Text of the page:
آزمايشگاه
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آزمايشگاه ايمونولوژي. كارشناس مسئول برنامه خانم قارداشي. چرا من بعنوان يك پزشك بايد ايمونولوژي عملي بدانم. روشهاي مختلف آزمايشگاهي را كه مي توان آناليت ها را اندازه گيري كرد بشناسيد از محدوديت هاي كار در آزمايشگاه آگاه باشيد پشت صحنه اعداد و ارقامي كه در مطب بدستتان مي رسد با خبر باشيد

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1803179

آزمايشگاه ايمونولوژي

  • كارشناس مسئول برنامه خانم قارداشي


1803179

چرا من بعنوان يك پزشك بايد ايمونولوژي عملي بدانم

  • روشهاي مختلف آزمايشگاهي را كه مي توان آناليت ها را اندازه گيري كرد بشناسيد

  • از محدوديت هاي كار در آزمايشگاه آگاه باشيد

  • پشت صحنه اعداد و ارقامي كه در مطب بدستتان مي رسد با خبر باشيد

  • منابع خطا را بشناسيد

  • بدانيد تا چه ميزان بايد به روشها و جوابها اعتماد كنيد


Errors

Errors

Requesting appropriate tests

Writing prescription

Reading prescription

Sample collection

Sampling times

environmental factors

Drug interferences

Patient identification

Sample transfer

Technician errors

Instrumental errors

Method limitations

Data entry mistakes

Interpretation of results

How can we trust


Lab equipment

Lab Equipment


Safety sterilization

Safety & Sterilization


Beaker

Beakers hold and/orheatsolids or liquids that will not release gases when reacted, or are unlikely to splatter if stirred.

Very poor item to measure volume with (+/- 5% error!)

Note the total size capacity = 250 mL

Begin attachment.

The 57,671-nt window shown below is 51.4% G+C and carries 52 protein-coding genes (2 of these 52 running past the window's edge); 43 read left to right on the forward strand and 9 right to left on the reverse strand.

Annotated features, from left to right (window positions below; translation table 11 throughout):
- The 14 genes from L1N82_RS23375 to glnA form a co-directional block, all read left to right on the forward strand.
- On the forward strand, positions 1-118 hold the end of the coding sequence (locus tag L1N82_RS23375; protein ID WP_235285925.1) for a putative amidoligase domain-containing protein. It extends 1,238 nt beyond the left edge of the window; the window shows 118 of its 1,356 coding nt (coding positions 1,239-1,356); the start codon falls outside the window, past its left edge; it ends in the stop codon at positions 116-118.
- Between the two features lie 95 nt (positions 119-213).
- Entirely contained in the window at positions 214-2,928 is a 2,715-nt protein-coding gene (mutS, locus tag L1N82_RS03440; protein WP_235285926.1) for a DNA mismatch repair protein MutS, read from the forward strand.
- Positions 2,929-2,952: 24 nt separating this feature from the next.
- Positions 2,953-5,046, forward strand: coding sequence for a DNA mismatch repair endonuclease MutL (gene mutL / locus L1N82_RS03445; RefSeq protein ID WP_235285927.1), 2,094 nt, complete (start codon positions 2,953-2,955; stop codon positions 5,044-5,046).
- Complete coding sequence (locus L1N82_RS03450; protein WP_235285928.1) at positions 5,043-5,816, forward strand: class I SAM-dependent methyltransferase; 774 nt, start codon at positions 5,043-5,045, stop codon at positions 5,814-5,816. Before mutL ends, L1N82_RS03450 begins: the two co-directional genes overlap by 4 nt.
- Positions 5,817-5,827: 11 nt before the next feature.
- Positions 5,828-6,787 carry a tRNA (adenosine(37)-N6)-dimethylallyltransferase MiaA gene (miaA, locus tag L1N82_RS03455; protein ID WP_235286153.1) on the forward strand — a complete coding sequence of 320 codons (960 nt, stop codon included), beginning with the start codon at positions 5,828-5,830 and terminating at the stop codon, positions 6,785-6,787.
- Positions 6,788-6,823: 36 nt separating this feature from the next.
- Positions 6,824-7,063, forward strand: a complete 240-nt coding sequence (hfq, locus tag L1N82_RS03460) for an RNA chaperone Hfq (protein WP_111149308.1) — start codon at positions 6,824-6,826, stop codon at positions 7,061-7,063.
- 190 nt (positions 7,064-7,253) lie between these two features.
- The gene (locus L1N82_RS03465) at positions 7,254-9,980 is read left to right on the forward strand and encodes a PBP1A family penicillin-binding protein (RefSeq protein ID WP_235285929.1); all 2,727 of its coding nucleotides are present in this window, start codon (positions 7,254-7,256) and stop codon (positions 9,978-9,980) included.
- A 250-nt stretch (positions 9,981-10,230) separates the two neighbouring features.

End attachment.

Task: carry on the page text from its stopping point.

(upper mark is 200 mL)

Beaker

There are six sizes of beakers in your lab table for you to use:50, 100, 150, 250, 400, & 600 mL


Beaker tongs

Beaker tongs are used to hold and move beakers containing hot liquids.

Note the rubber coating to improve grip on the glass beaker - do not hold these in a burner flame.

Beaker Tongs


Erlenmeyer flask

Erlenmeyer Flask

Erlenmeyer flasks hold and/orheatsolids or liquids that may release gases during a reaction, or that are likely to splatter if stirred.

Note the size = 125 mL


Florence flask

Florence Flask

Rarely used in first year chemistry, it is used for the mixing of chemicals. The narrow neck prevents splash exposure.

Also called round-bottom flasks


Flask tongs

Flask Tongs

Flask tongs are used only to handle flasks – use beaker tongs for beakers.


Graduated cylinder

A graduated cylinder is used to measure volumes of liquids; probably your best everyday measuring tool, there are three sizes in your desk: 10, 50 and 100 mL

*NOT to be used for heating or mixing chemicals

Note the rubber “bumpers”.

Graduated Cylinder

Some graduated cylinders that are smaller may not have “bumpers”, but have reinforced glass rims.

The top plastic bumper ALWAYS stays at the top, to prevent breakage if it falls over.


Reading the volume

Reading the Volume

10 mL has approx 6.62 mL

100 mL 52.7 mL

25 mL has 11.5 mL


Test tube we commonly use 2 sizes

Test Tube – we commonly use 2 sizes:

18 x 150 mm

Larger tube

(25 x 200 mm) sometimes used

13 x 100 mm

The size is determined by the diameter across the top and the length of the test tube. Example: 13 mm x 100 mm (diameter) (length)

Test tubes are used to mix chemicals, and also used toheat chemicals in.


Test tube holder